The work started at the tail of TBM by boring holes on concrete rings at three locations (left, right and top) for investigation and carrying out the enlargement of the cavern around the TBM tail shield. The excavation had to be done manually as the conventional method of drill and small intensity blast could not be used due to space constraints.
The total length of the cavern was planned to be 18 m in length including the transition from tunnel profile to retrieving chamber profile. The cavern was extended by 4.5 m in front of the cutter head to carry out cutter head repairs.
Due to the threat of possible collapse during the manual excavation in adverse geology, and for ensuring stability to the excavated portion, a complete rock supporting system was planned including ribs/lattice girders, plates, wire mesh and rock bolts.
Considering the safety of workers involved in the excavation, the whole cavern was subdivided into different zones of 2 m each longitudinally. The excavation was carried out using pneumatic/electric breakers. The cavern was excavated in several smaller sections (in six steps as in the diagram). Every excavation cycle was followed by proper scaling of unstable rocks in order to limit risks of the collapsing block. All works of excavation and rock supports in each zone was completed before advancing to the next adjacent zone of 2 m.
The entire excavation and stabilisation of the cavern took six months to complete.
Realignment of the TBM
Once the cavern enlargement was completed, the cavern supports on the top and the circumference of TBM were removed, thus making the TBM free from all supports. The cavern inverts were cleaned. The specially designed hydraulic jack supports had by then been welded on the gripper shield and the front shield of TBM.
Then the hydraulic jacks were positioned. The special double-acting hydraulic jacks of 100T each along with its accessories were used for re-alignment of TBM. Since the TBM was uplifted from the gripper shield and the maximum load of TBM was on the front shield along with the cutter head, the double-acting hydraulic jacks were positioned on the telescopic shield and the front shield of TBM.
After positioning the TBM on the double-acting hydraulic jacks, with the help of a hydraulic power pack, the TBM was lifted to 40 mm. Thus the load of TBM was transferred to the hydraulic jacks. Additional temporary mechanical support for the TBM was provided as a secondary support for carrying out the job under safe conditions.
After transferring the TBM weight onto the double-acting jacks, the muck below the TBM shield/cutter head was easily accessible and safely removed. Once the muck below the TBM shield was removed, an invert concrete cradle was constructed below the shield. A cavern footing was also carried out from the gripper shield until the cutter head. In between the shield and the concrete cradle, a 300 mm suitable foam material was placed to protect the TBM.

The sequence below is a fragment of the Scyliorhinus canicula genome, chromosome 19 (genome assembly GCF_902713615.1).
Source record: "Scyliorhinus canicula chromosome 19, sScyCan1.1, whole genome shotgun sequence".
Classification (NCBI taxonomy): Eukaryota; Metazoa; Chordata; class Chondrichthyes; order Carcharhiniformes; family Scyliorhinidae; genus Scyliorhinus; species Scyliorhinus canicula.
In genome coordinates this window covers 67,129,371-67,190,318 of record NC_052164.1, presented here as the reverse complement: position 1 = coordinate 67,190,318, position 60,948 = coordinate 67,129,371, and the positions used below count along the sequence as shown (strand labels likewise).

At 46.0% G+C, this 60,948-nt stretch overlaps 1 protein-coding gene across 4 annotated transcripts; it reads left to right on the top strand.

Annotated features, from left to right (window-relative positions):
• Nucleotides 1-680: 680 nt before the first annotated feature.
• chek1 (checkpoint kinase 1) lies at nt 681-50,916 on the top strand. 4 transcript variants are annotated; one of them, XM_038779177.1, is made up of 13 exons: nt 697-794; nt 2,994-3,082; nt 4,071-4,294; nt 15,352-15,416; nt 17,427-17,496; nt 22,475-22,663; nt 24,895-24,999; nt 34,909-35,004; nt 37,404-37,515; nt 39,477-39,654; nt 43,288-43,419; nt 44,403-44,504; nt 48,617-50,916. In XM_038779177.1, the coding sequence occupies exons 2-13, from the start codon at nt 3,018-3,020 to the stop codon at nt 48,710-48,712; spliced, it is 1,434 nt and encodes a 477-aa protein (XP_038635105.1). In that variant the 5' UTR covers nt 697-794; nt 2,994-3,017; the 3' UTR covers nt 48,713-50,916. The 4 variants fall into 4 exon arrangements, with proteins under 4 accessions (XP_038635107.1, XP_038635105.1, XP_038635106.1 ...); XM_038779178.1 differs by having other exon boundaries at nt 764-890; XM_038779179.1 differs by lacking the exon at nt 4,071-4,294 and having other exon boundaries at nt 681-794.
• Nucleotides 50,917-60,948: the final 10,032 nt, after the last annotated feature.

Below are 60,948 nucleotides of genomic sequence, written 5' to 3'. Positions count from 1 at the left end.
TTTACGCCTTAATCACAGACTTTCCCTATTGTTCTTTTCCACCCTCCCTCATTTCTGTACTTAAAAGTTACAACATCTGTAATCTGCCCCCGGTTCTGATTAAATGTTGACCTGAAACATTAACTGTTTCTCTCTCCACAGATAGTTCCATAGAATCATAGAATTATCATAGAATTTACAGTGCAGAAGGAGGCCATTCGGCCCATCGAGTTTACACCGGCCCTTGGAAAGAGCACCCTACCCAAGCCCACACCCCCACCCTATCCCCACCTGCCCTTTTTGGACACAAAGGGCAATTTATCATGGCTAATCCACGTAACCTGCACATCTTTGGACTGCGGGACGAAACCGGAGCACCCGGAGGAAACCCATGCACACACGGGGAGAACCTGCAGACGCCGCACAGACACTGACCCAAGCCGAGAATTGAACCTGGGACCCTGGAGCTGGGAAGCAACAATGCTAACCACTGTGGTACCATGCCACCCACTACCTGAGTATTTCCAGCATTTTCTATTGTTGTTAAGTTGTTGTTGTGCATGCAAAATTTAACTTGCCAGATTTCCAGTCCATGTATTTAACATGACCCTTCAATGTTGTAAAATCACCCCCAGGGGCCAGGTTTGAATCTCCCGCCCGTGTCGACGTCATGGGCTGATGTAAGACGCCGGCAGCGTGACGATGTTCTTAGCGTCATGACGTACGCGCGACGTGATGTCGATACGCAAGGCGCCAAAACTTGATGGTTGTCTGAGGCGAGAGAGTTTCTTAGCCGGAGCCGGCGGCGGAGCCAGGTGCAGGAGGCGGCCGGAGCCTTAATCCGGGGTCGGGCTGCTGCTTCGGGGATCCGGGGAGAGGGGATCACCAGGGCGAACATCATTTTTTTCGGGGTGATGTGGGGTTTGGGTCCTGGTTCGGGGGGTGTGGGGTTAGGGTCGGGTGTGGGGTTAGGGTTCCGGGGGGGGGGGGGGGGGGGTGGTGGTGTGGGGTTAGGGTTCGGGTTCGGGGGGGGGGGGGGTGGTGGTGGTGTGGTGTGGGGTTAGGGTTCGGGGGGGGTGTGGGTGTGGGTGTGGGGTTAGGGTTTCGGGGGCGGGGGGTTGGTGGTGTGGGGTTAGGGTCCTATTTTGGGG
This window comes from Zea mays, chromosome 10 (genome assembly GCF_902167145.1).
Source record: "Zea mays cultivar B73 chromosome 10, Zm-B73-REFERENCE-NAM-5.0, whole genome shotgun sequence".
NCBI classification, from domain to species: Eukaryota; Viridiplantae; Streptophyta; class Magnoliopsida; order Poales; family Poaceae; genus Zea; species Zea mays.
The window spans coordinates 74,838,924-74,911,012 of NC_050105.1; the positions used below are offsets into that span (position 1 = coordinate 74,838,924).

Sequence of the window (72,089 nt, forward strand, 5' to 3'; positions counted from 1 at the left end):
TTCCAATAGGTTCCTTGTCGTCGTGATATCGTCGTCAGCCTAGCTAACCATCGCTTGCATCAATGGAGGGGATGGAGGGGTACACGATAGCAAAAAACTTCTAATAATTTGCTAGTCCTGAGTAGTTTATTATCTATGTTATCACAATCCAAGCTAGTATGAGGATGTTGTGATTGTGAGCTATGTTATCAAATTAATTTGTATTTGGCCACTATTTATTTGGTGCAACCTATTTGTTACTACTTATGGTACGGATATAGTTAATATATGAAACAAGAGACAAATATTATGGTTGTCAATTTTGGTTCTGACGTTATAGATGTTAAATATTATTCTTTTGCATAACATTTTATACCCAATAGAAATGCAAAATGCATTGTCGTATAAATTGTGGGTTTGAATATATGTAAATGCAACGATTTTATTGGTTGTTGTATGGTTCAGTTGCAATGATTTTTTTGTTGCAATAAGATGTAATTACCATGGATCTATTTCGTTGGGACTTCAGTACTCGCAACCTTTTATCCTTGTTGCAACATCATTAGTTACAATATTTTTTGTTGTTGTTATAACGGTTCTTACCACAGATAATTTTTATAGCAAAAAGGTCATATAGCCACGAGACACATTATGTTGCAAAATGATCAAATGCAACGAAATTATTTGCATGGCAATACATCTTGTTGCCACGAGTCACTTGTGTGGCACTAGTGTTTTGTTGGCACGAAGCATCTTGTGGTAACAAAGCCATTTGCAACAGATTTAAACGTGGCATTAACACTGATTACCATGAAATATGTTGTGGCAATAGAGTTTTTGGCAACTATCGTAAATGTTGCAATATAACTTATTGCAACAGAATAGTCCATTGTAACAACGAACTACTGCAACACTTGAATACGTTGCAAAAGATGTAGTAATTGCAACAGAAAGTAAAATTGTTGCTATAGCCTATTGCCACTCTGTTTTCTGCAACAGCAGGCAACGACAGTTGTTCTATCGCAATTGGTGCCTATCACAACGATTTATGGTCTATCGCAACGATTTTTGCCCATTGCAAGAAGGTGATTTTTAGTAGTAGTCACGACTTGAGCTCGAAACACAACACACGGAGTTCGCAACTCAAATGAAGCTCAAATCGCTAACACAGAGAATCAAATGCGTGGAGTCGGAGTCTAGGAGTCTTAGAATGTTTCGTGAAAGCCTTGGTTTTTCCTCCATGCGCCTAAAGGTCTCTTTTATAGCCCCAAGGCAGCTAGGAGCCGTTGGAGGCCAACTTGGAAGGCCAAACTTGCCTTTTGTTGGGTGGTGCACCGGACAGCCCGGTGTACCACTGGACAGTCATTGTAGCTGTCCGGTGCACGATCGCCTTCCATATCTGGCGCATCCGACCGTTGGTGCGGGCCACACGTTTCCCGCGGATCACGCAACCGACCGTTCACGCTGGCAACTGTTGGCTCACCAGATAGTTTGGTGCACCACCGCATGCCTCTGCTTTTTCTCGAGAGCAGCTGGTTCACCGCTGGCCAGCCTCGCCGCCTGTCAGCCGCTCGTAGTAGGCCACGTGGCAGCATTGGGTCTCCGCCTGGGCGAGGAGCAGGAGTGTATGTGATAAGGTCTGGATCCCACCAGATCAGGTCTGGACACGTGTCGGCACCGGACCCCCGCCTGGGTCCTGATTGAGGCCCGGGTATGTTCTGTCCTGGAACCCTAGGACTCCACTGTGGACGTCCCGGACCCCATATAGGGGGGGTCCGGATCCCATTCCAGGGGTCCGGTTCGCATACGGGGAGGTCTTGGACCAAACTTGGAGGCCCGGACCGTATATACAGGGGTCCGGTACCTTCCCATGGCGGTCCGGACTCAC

On completion of shield invert cradle concreting, the TBM was re-aligned by adjusting the position of TBM shields acting on the hydraulic jacks. After realigning the TBM, the hydraulic jack supports were removed and TBM refurbishment and cutter head maintenance were carried out.
Since the TBM was not in operation for almost five years and was damaged to a certain extent in trapping, various spare parts including cutter head drive, power supply, hydraulic system, thrust cylinders, shield parts, cooling circuits, lubricants, water circuit, air circuit, electronic parts, bearings, etc were procured from Herrenknecht and were replaced over a period of eight months. The total value of these spare parts was to the tune of Rs 200 million.
The refurbishment of the TBM was followed by commissioning and testing. Subsequently, the TBM was moved up to the excavation face to commence the operations.
Stabilising the excavation face
To begin the TBM operations, it was vital to carryout stabilisation of the loose soil face in the fault zone of approximately 20 m in front of the TBM cutter head. It was systematically done first by carrying out cement grouting (Fig 1) in the face. This was followed by chemical grouting and SDR insertion up to 5 m in the boring area (Fig 2).
Now, the team is proceeding with the boring at slow speed. The main boring speed will be achieved after crossing the fault zone by continuous monitoring of the crown by SDR and chemical/cement grouting. Another two fault zones are expected in the remaining tunnel as per the geological data.